Republicans lament Trump's handling of the shutdown

Collins: 'I wish this never happened'

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President Donald Trump arrives to speak at a press event in the Rose Garden of the White House on Jan. 25, 2019, in Washington, D.C. The White House announced a deal with Congress to end the shutdown and open the federal government for three…

(CNN) - Friday's rapid-fire turn of events that led President Donald Trump to cave on his demand for money for his long promised border wall in exchange for reopening the government had a number of Republicans publicly and privately complaining about the President's handling of the shutdown, which went on for a record 35 days.

"I don't believe that shutdowns are ever justified -- and I wish this never happened," Maine GOP Sen. Susan Collins told CNN when asked if Trump handled the matter well. "This caused real harm to federal employees ... and to our economy at large."

Earlier Friday, Trump capitulated on his demand for $5.7 billion for his campaign promise of a border wall, a stance that led to the longest federal government shutdown in US history. Pressure had mounted against the President within his own party. Senate Majority Leader Mitch McConnell spoke with Trump twice Thursday -- and Trump made the decision late Thursday that he wanted the shutdown to end, according to a source familiar with the conversations.

The first call came after a contentious Senate GOP lunch, in which, Republican senators vented frustration at Vice President Mike Pence about the lack of strategy to get out of the shutdown. McConnell told Trump that it was unclear how much longer he could get GOP senators to hold the line -- especially if there were another round of votes to end the shutdown.

A few hours later, Trump called McConnell back with a new perspective. Trump made clear he wanted the shutdown to end, which led to the deal that was approved by Congress on Friday.

McConnell took to the Senate floor as the chamber voted Friday to reopen the government for three weeks. He flashed a quick smile at reporters as he walked off the floor to his office following the resolution's passage. When asked if anything good came out of this episode, he said, "Well, we got the government open today."

Funding for about 25% of the government expired on December 22, leading to hundreds of thousands of federal employees to go on furlough or to work without pay -- as well as the shuttering of parks, long security lines and grounding planes at the airports and a raft of other side effects.

Sen. Rob Portman, an Ohio Republican, said that shutting down the government is never worth it.

"I don't like shutdowns at all," Portman said. "I don't think they are ever worth it. But I'm glad we are where are," saying that there is now a structure to cut a deal over immigration while negotiations continue, calling it an "olive branch" from Trump.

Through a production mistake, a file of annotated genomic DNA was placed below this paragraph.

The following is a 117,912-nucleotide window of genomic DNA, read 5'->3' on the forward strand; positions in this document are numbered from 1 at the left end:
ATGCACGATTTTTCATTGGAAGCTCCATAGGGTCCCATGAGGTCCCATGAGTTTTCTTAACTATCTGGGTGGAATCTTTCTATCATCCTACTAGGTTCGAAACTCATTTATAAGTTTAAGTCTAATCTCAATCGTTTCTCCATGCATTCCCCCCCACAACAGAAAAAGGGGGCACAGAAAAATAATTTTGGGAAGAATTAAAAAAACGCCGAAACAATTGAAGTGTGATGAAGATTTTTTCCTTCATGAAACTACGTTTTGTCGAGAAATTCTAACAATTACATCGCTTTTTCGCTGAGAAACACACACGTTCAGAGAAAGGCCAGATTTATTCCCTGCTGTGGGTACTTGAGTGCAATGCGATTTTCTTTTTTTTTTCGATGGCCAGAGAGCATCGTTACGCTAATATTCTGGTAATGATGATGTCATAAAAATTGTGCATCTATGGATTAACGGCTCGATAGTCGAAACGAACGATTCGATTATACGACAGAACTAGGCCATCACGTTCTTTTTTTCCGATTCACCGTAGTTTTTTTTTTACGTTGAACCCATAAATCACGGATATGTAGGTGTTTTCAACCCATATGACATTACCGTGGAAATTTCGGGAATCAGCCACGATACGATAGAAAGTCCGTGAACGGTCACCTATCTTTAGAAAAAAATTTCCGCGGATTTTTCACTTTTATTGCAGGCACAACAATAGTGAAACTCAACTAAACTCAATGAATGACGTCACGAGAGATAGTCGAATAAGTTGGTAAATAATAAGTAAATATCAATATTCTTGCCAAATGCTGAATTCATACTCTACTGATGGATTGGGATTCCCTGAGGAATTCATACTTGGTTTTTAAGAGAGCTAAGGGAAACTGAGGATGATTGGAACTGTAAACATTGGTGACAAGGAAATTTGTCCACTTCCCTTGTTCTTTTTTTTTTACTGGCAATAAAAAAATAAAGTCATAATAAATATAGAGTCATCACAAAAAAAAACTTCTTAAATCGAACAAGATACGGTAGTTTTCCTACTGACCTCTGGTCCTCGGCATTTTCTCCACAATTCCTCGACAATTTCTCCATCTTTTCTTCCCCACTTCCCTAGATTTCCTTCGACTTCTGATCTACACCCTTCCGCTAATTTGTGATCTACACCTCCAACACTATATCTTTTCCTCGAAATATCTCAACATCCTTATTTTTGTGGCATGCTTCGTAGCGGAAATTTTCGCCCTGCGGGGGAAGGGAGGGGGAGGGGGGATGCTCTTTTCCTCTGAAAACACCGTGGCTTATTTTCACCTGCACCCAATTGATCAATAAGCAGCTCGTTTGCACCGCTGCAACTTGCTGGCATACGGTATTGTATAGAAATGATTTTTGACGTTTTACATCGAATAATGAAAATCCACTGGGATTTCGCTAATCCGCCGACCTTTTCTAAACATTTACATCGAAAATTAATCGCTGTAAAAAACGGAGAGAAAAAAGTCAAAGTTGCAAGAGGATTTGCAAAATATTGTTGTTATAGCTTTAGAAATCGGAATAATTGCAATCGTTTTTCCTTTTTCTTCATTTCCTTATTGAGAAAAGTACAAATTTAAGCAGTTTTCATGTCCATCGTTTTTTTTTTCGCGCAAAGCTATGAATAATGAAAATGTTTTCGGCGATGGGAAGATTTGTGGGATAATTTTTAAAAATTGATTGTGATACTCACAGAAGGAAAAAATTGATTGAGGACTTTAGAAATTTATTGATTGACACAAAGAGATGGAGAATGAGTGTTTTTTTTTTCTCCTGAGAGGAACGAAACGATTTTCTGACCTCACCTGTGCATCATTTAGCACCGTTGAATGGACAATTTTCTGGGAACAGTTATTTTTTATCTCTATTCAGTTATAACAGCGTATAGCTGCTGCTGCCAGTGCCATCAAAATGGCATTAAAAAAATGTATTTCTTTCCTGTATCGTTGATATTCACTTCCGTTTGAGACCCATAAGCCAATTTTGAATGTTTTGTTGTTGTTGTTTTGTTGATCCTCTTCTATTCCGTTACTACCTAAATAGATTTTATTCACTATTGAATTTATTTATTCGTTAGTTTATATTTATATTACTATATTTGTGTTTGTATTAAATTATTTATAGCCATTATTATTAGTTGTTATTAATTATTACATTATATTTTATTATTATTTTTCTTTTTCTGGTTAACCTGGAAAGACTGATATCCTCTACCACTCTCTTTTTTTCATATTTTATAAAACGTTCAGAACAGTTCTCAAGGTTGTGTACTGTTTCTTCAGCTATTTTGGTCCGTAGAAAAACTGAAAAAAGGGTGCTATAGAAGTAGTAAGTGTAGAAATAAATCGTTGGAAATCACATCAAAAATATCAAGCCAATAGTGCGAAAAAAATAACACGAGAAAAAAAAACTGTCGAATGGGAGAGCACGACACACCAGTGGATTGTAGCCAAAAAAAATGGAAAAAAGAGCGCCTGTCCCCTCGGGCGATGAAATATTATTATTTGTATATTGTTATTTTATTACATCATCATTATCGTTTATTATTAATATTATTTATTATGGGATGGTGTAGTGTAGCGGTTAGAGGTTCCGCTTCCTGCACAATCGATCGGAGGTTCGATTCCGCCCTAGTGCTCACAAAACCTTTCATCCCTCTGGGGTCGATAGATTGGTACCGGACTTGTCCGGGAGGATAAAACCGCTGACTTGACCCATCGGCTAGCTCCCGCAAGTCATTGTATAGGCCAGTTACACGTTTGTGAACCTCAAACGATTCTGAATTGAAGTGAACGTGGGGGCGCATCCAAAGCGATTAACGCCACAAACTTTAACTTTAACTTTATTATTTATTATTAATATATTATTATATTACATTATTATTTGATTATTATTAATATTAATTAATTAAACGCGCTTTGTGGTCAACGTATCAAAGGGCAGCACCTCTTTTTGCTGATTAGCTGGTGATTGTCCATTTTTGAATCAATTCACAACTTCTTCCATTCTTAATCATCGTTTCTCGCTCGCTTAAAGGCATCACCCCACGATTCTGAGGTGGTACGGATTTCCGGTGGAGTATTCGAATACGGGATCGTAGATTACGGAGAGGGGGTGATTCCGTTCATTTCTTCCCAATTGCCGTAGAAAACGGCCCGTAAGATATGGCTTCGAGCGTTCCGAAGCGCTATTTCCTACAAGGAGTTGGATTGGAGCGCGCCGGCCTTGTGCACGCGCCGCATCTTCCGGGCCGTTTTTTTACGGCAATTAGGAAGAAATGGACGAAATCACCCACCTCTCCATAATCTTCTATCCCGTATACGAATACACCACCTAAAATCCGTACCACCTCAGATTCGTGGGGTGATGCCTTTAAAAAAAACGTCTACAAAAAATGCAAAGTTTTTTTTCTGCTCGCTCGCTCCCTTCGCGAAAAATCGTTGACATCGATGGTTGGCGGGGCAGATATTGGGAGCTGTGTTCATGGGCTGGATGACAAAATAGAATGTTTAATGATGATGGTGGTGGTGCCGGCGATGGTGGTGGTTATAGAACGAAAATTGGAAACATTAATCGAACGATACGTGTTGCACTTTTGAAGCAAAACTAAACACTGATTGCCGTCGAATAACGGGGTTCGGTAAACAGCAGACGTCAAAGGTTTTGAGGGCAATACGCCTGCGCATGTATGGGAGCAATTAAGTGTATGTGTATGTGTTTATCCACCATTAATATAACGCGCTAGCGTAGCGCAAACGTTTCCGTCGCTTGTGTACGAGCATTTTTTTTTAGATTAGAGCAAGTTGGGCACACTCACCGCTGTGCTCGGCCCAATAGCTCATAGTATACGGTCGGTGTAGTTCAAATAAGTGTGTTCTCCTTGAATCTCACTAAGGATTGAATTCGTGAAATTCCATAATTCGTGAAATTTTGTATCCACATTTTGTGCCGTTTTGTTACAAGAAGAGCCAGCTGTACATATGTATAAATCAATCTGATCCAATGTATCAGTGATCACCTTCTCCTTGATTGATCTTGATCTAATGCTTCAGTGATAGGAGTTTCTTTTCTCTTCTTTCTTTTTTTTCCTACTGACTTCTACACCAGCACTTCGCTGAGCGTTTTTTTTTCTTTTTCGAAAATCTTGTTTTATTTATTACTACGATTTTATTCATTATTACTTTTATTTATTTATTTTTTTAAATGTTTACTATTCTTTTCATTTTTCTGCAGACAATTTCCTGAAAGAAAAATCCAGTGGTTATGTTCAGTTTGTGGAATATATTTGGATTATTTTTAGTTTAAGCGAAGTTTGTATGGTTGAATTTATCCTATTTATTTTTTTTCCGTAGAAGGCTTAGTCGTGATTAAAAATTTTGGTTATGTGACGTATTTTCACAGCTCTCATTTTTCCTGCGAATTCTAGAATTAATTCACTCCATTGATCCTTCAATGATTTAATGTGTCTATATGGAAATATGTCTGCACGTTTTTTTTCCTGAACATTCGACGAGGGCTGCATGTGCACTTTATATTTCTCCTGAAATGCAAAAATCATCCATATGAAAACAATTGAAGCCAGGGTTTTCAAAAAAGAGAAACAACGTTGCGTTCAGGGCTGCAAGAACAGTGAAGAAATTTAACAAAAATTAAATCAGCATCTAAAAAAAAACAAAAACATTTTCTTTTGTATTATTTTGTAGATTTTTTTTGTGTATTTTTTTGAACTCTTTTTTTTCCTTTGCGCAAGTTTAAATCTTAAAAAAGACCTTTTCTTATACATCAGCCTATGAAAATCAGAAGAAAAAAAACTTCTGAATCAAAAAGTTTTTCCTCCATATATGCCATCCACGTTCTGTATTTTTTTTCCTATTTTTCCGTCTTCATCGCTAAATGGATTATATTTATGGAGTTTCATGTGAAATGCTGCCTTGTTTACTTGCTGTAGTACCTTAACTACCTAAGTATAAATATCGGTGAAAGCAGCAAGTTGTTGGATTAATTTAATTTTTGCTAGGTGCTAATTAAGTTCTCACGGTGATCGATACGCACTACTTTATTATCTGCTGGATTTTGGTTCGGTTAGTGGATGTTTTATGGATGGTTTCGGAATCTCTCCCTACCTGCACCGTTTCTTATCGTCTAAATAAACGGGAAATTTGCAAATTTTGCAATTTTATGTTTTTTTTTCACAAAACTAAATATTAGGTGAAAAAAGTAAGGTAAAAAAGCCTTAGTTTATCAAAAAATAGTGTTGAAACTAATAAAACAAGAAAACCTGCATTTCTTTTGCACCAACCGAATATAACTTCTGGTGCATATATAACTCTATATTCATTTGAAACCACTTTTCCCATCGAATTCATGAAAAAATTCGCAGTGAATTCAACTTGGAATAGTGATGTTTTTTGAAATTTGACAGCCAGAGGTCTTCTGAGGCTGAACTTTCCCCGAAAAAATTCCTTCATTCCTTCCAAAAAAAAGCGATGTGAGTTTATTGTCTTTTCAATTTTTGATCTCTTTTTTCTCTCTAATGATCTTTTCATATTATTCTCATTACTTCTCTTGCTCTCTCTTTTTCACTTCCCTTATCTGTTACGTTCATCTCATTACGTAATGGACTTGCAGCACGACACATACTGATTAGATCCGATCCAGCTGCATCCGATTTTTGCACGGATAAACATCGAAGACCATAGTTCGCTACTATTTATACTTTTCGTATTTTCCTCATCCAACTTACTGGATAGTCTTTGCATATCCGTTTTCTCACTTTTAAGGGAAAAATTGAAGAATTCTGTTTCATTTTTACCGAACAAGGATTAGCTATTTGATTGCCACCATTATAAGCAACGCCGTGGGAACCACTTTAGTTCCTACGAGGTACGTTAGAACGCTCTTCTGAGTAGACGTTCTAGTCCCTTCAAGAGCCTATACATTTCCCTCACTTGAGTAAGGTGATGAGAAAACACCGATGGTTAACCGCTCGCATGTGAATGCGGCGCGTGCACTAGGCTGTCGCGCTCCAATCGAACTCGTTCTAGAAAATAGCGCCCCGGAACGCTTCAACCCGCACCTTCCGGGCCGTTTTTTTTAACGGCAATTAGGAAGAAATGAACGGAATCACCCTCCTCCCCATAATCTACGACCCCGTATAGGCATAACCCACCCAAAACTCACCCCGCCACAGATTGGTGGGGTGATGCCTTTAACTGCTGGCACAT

Sen. Lindsey Graham, a South Carolina Republican and a close ally of the President, said in the moments immediately following Trump's announcement that he believes the shutdown forced progress that would not have happened otherwise.

Graham said there is "room to criticize" everyone involved, from House Speaker Nancy Pelosi to the President to Graham himself.

"I think Nancy Pelosi should've handled it differently," he said. "I think there's room to criticize the President, me, Nancy Pelosi, all of us."

"I think (Trump has) won on the argument that we need barriers as part of border security plan," Graham continued. "I think the shutdown is a vehicle to get it; it didn't work."

"To those who want to talk about caving, who won or who lost: the question for me is how does this end?" Graham asked, citing that the future of recipients of the Deferred Action for Childhood Arrivals program as well as Temporary Protected Status hang in the balance.

Trump still has his vocal supporters following his decision Friday. Senate Appropriations Committee Chairman Richard Shelby, an Alabama Republican, said the President made a "pretty wise move" Friday in his efforts to end the shutdown.

"The President, like all of us, they see what's happening," Shelby said. "You got 800,000 people missing another paycheck, at no fault of their own. It could have a hit on our economy. Nobody is going to win out of this. And I think the President realizes and I hope the speaker of the House and (Senate Minority Leader Chuck) Schumer realize that we've got to get together and put the American people first and name calling second."

While Trump left open the option that if a deal isn't reached in the next three weeks he'll declare a state of emergency to build his wall, Portman called that option "problematic."

Graham also warned about the new deadline.

"So, three weeks from now, the only thing I can tell you: we all win, or we all lose."

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